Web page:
Get With The Times! The Alberta Court Of Appeal Weighs In On Sexual Harassment In The Workplace

The recent case of Calgary (City) v Canadian Union of Public Employees Local 37, 2019 ABCA 388 from the Alberta Court of Appeal marks an important decision on sexual misconduct in the workplace.

The City of Calgary (the “City”) terminated the grievor after investigating a complaint that the grievor had grabbed and squeezed the complainant's breast without her consent. The City determined that the allegation was substantiated and the grievor's conduct constituted a serious breach of its Respectful Workplace Policy and therefore terminated the grievor. The union grieved the termination, which proceeded to arbitration.

The arbitrator applied the test for assessing termination grievances, which entails asking:

If there is reasonable and just cause to impose some form of discipline; If so, was the employer's decision to dismiss the employee an excessive response in all the circumstances of the case; and finally If the discharge is excessive, what alternative measure should be substituted as just and equitable. The arbitrator determined that while the grievor had committed the misconduct and it justified a disciplinary response, the conduct was at the lower end of sexual harassment spectrum. This was based on the findings that the misconduct was a single incident, the complainant did not appear to be traumatized in any significant way, and there was no evidence of conduct that would create a hostile or unsafe work environment. This along with mitigating circumstances prompted the arbitrator to conclude that the misconduct justified a lesser penalty of a nine month suspension without pay and reinstatement of the grievor's employment with no loss of seniority.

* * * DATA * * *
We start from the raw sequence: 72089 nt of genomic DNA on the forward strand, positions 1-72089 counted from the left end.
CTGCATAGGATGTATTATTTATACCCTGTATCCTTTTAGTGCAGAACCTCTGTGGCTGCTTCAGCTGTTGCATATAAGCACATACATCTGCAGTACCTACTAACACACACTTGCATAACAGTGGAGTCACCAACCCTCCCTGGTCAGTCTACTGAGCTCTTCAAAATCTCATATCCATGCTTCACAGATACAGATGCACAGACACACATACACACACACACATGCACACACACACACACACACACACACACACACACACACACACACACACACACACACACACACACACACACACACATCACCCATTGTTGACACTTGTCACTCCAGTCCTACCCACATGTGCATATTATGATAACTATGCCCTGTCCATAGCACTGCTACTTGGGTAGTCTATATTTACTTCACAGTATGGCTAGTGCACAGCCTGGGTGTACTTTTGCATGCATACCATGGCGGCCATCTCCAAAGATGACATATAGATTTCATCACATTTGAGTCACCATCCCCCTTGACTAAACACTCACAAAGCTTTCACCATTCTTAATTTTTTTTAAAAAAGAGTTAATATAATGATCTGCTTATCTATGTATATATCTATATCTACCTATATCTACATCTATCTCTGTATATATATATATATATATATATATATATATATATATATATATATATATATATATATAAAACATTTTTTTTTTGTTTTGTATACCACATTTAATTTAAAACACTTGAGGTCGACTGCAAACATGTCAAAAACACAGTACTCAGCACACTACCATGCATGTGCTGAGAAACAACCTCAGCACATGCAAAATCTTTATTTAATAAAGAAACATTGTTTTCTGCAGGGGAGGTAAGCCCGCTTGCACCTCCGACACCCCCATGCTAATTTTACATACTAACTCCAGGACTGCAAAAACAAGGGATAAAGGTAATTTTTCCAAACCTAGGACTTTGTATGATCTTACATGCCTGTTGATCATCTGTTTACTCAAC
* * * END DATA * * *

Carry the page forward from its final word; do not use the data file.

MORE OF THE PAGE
The City applied for judicial review of the arbitrator's decision to the Alberta Court of Queen's Bench; the reviewing judge upheld the arbitrator's decision. The City then appealed to the Alberta Court of Appeal. The majority of Court of Appeal allowed the appeal and sent the matter to be re-heard before a new arbitrator.

Ultimately, the Court determined that, having found the assault occurred as alleged it was unreasonable for the arbitrator to conclude that the decision to dismiss the grievor was excessive given the circumstances of the case.

In coming to this conclusion, the majority engaged in an extensive discussion regarding sexual harassment in the workplace. The majority held that sexual harassment with a physical element is a form of sexual assault and constitutessexual harassment...

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